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Local environmental group warns against “selling our soul” to the Chinese & another stressed that sensitive marine habitats simply could not withstand large scale fishing initiatives.

Published in The Nassau Guardian.       Nov 07th 2016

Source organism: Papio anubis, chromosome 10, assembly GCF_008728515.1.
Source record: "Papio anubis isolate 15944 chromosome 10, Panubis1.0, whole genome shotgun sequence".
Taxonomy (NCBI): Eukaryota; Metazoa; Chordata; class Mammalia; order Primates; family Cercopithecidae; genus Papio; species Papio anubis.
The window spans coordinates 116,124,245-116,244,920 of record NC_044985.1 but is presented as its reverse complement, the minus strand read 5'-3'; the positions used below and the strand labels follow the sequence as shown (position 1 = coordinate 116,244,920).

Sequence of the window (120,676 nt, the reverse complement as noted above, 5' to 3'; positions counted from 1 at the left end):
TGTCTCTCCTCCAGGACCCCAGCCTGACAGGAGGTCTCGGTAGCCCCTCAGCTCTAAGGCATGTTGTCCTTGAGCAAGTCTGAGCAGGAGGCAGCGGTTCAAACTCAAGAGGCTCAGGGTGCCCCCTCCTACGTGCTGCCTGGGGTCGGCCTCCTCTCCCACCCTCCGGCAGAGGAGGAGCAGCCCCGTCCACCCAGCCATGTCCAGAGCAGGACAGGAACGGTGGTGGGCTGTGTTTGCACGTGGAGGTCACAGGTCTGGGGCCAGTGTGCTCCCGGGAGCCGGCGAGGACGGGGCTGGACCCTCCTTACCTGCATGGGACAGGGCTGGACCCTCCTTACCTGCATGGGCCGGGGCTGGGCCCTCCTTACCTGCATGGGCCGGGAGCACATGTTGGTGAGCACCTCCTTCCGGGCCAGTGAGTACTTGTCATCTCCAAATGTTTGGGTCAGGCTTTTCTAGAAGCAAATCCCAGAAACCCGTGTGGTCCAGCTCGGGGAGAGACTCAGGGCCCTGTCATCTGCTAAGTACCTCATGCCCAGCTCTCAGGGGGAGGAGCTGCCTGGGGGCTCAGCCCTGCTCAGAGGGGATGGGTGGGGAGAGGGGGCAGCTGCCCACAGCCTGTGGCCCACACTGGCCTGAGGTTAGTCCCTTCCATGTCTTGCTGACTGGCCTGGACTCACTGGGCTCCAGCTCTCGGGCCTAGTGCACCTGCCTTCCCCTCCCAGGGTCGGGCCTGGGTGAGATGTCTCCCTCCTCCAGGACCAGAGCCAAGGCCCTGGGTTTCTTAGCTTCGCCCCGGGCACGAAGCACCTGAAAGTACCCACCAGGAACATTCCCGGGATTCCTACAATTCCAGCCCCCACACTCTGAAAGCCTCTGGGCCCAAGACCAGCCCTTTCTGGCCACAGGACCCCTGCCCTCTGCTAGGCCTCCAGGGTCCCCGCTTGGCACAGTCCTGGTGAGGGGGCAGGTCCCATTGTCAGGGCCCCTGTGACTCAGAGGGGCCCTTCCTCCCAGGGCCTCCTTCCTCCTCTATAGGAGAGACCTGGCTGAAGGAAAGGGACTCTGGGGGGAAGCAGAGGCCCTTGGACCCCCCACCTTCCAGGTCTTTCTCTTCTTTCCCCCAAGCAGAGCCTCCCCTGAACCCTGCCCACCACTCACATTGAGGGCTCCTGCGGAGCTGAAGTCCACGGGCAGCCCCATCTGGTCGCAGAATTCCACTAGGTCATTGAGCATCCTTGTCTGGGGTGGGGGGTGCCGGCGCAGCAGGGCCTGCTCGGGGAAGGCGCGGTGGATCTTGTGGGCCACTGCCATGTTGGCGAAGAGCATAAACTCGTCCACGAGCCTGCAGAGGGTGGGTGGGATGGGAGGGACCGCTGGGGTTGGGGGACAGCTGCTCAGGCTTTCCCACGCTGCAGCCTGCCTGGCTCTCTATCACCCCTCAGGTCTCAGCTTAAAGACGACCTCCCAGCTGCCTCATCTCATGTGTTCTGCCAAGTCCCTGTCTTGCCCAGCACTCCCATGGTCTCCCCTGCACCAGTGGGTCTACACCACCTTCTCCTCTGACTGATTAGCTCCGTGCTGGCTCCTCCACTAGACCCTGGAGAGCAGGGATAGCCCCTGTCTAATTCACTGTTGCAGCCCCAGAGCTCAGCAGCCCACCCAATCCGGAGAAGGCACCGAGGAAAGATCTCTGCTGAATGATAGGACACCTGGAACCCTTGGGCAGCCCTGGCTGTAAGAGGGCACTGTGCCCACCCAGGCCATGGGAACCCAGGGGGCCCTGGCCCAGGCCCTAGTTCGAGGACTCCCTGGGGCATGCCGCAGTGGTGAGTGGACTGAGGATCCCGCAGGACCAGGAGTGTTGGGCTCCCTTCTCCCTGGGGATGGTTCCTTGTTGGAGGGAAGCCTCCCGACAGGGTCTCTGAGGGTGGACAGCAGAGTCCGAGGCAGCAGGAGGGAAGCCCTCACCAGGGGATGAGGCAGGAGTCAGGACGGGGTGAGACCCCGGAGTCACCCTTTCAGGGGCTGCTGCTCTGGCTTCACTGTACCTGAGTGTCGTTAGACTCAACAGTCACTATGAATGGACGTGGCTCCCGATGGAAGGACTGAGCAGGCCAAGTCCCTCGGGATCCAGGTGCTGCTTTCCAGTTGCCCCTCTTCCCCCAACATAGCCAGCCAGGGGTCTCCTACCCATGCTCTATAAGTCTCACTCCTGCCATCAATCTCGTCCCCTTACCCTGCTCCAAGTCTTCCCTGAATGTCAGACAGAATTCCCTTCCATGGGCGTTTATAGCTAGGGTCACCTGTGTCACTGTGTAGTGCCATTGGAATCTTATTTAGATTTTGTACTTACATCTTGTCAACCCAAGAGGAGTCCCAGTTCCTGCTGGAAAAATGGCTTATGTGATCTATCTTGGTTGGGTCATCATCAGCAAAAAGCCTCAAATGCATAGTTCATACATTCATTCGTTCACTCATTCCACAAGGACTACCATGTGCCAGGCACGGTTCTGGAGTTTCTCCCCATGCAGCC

The executive director of one local environmental group has warned against The Bahamas “selling our soul” to the Chinese and another stressed that sensitive marine habitats of the country simply could not withstand the large scale fishing initiative outlined in a proposal presented by Bahamas Ambassador to China Paul Andy Gomez, and stamped for further development by Minister of Agriculture and Marine Resources V. Alfred Gray. “After reading the proposal, frankly I don’t think there’s anything in the proposal that makes sense. We were alarmed, we were shocked,” said Kristin Williams, executive director of the Abaco ­based Friends of the Environment. “Our marine resources are our livelihood; it’s the soul of our country, and we would essentially be selling our soul to the Chinese government. “None of this makes sense, and our country has worked so hard and the government has taken such great steps in the marine conservation world. “It would just be setting us back so far, which was a part of the reason I was so alarmed to read the proposal. But I think I was pleasantly surprised of the initial reaction of the Bahamian people, standing up for our marine resources.” Williams said her group intends to be involved in open discussions with the government, the Bahamian people and NGOs moving forward, but she hopes the proposal dies an early death. “I’m hoping it won’t move forward. I think the government has seen the initial reaction of the Bahamian people and I don’t think there’s any amount of money that could be injected into our economy that would be worth sacrificing our marine resources for,” she said. Casuarina McKinney­Lambert, executive director of the Bahamas Reef Environment Educational Foundation (BREEF), also said the proposal should be a no go. That proposal, which has been the subject of intense national discussion in recent days, calls for the incorporation of 100 companies — owned equally by Bahamian and Chinese entities. If it is agreed as presented, the government of The Bahamas would provide fishing licenses to each of the 100 companies, and approvals for fishing and farming experts “for a limited period, who will probably be Chinese”. McKinney­Lambert told National Review, “I think the most important thing to realize is that our fishing industry is very fragile here. “The main reason why we still have fish here is because we have a tiny population, 390,000 people; whereas you look at a country that has several billion people. We just don’t have that capacity within our waters to be able to supply food to China at that scale.”